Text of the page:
A.J. explains that when entering or leaving Threshold, members and visitors have to sign in and out with the front desk. Club leaders said that there used to be as many as a dozen other similar clubs in the state, with the closest being Club Nova in Carrboro, but budget cuts have cut the services down to only five. (Staff photo by Khadijah McFadden)
At first glance, the one-story brick building located in
Wellons Village, just off of Gary Street, doesn’t seem too extraordinary.
But on the inside, there are hundreds of stories ready to be
Threshold Clubhouse Durham (TC) is a place dedicated to serving adults with severe mental illness — such as schizophrenia, bipolar disorder and major depression — with support needed to help them land jobs, improve education and achieve personal goals while staying out of hospitals.
“We instill that this,
mental illness, is not all it is,” said Elizabeth Barber, executive director at
Threshold. “Create your own destiny.”
Threshold wants members to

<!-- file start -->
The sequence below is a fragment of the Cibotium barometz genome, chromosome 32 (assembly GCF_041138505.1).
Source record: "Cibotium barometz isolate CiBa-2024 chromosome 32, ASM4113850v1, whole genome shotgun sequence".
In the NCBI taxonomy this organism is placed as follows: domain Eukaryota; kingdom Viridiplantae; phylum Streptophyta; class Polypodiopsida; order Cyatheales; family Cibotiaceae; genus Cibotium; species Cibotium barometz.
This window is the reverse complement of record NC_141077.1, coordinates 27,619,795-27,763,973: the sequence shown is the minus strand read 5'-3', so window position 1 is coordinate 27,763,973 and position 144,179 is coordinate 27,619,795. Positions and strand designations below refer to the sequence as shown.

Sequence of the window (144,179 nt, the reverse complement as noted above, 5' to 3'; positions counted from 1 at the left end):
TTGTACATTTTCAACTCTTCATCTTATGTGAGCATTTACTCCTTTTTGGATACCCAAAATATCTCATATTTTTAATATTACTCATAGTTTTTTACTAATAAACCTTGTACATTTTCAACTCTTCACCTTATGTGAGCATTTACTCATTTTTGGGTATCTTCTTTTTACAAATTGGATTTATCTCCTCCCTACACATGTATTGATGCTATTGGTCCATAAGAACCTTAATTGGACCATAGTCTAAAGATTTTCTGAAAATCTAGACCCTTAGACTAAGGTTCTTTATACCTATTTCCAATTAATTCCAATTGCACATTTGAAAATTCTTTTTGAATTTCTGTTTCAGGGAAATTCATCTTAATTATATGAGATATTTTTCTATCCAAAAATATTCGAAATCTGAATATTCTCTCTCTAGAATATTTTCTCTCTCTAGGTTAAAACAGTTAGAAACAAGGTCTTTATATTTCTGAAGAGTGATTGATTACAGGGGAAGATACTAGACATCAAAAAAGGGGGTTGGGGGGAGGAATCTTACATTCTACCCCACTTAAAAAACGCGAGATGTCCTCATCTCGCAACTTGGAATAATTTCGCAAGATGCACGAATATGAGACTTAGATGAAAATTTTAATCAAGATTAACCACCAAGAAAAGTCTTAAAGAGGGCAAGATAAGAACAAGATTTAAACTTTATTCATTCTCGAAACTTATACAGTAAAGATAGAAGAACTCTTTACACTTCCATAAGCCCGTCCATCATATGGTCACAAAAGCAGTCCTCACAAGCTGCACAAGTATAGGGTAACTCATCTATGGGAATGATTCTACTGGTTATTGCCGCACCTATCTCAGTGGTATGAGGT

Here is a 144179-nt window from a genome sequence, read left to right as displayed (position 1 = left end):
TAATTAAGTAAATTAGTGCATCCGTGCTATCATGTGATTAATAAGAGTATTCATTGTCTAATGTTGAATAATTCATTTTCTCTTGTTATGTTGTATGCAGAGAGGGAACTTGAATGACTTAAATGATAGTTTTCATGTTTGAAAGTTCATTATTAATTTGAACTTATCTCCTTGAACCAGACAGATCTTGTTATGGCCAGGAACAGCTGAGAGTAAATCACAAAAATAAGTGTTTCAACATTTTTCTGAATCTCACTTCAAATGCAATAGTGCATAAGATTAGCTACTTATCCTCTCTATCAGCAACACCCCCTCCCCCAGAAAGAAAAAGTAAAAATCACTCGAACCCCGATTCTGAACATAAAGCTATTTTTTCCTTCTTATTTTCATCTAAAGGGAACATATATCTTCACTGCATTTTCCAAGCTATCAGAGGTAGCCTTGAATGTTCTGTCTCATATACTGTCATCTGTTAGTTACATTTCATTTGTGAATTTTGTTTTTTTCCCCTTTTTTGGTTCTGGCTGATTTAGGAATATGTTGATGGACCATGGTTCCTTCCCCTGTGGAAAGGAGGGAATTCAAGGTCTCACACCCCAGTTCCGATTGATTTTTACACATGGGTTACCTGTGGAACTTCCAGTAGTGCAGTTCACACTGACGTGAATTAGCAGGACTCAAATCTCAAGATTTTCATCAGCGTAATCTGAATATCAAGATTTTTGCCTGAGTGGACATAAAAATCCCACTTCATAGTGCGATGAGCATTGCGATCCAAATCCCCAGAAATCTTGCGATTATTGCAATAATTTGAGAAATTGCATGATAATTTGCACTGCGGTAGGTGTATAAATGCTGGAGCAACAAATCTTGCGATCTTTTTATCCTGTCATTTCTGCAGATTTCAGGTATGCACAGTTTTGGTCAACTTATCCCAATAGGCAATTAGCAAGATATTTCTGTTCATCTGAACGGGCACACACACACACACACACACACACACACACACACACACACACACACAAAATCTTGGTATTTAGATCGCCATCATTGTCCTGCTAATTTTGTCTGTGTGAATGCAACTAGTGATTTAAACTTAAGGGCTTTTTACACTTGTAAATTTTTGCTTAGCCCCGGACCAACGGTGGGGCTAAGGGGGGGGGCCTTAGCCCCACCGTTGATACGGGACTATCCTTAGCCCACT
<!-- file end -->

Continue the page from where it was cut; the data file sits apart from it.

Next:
feel safe and like a part of the family where they can be themselves. Founded
in 1985 by a core steering group of about 25 to 30 people, the clubhouse is a
“We’re for the community
and those recovering from mental illness,” Barber said. “Mental health is a
lifelong experience, and we’re here for the whole journey.”
At Threshold, club members help the clubhouse function efficiently— from front desk reception to to cooking meals in the kitchen to deciding what staff gets hired — club members are involved with every decision affecting Threshold.
It’s a place where members learn responsibility and
adaptability; while understanding stress and what healthy things can make them
As our tour guide, Anthony Williams, also known simply as “A.J.,” told the VOICE, “It’s somewhere we can go with a home environment where we’re not looked down on, judged or approached in a wrong manner.”
A.J.’s story is just like many of the others at Threshold. He first heard about TC from his therapist.
A club member for the past decade and Durham “born and bred,” A.J. says he used to hang around in the beginning. He wanted to be a part of the club but said he wasn’t ready to give up the “street life.”
“I was involved in those streets,” he said. “Drugs, alcohol,
hustling. I got tired of looking for the police and running.”
A.J. said he became a productive citizen when he gave up street life and became a member at the club. Now he’s “all in” and acts as a tour guide for visitors wanting to learn more about the club for family or community members.
Ali Swiller, the associate director at TC for more than 20
years, sums it up well.
“We don’t shun diabetes,” she explained, concluding, “So don’t do it to someone with mental illness?”
Story and photographs by Khadijah McFadden, Lesly Santos & Emma Webber